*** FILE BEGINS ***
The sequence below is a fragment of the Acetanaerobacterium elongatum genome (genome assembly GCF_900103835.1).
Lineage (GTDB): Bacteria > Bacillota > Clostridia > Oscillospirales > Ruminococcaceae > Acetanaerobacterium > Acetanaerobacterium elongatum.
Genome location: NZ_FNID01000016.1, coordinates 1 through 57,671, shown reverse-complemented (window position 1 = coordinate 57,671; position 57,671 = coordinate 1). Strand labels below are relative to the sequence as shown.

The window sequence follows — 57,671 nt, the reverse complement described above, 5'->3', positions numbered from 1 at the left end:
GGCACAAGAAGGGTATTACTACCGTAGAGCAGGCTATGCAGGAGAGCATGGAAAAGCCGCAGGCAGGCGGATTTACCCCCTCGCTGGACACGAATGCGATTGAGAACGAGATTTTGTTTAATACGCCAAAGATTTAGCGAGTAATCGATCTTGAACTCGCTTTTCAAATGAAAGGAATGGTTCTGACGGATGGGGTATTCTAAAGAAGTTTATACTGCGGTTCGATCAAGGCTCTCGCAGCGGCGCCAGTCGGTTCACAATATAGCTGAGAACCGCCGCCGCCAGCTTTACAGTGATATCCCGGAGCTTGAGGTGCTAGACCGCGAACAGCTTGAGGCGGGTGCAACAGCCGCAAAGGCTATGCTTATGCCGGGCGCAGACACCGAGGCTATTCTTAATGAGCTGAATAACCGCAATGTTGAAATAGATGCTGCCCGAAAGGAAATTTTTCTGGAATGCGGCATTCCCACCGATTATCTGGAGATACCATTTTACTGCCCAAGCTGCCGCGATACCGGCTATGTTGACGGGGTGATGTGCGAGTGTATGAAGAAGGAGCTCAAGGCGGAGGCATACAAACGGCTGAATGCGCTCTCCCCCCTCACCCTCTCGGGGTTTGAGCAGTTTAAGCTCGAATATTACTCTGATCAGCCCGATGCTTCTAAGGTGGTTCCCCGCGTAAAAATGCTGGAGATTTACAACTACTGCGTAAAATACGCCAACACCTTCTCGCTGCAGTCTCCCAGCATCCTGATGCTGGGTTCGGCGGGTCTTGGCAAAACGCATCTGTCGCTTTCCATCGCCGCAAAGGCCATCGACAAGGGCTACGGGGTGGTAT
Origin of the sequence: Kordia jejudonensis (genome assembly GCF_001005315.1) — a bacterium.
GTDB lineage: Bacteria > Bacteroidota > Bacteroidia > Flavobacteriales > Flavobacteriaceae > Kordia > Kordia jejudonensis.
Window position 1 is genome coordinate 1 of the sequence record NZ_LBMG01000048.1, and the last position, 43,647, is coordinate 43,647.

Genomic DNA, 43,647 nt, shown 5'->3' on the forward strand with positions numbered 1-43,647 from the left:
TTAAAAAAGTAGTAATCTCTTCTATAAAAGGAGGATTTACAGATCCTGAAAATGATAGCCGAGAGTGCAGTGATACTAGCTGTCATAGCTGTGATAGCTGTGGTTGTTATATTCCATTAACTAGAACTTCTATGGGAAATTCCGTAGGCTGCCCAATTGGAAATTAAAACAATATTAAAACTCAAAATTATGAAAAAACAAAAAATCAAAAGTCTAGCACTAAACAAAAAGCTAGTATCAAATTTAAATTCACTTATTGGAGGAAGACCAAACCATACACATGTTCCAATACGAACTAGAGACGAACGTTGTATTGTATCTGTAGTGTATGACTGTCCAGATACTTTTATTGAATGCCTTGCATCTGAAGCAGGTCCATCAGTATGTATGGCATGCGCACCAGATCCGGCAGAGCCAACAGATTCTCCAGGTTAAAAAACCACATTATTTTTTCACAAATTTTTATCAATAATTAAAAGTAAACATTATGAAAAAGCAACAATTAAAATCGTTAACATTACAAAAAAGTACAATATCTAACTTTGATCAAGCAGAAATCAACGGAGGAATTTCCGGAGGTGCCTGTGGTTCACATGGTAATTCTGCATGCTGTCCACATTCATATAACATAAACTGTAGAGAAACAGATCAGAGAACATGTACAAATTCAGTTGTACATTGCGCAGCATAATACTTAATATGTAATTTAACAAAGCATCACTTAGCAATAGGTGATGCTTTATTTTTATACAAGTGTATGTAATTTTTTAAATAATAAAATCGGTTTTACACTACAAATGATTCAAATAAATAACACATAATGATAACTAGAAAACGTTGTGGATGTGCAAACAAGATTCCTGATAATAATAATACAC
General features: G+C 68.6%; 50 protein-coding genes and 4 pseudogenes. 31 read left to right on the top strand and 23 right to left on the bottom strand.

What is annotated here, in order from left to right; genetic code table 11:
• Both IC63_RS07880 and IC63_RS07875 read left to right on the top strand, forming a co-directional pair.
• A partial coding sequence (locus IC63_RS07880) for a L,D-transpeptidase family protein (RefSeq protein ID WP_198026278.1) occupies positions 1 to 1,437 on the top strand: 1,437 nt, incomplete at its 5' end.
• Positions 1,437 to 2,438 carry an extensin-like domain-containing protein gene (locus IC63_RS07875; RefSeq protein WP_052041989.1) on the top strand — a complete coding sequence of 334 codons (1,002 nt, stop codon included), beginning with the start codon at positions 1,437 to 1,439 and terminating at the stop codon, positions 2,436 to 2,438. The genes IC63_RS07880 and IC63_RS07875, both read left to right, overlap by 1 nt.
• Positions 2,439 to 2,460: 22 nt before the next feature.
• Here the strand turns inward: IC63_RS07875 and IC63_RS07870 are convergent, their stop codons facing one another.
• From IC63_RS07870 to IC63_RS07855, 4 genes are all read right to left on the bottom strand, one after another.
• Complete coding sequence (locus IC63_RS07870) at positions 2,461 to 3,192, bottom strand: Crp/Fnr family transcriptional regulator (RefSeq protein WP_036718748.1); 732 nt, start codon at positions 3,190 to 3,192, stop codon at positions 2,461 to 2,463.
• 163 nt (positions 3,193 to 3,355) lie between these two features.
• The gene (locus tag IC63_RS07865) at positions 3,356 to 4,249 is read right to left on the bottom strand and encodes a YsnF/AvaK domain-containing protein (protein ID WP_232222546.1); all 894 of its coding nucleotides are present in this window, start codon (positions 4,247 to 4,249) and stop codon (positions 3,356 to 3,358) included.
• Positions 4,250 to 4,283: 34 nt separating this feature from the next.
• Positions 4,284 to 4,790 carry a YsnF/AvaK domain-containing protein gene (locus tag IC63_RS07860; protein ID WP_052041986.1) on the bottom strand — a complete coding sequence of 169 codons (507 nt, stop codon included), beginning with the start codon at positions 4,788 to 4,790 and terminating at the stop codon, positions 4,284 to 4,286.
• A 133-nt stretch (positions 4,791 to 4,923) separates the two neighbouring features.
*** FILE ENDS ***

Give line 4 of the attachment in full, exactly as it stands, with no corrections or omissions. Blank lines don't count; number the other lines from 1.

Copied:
The window sequence follows — 57,671 nt, the reverse complement described above, 5'->3', positions numbered from 1 at the left end: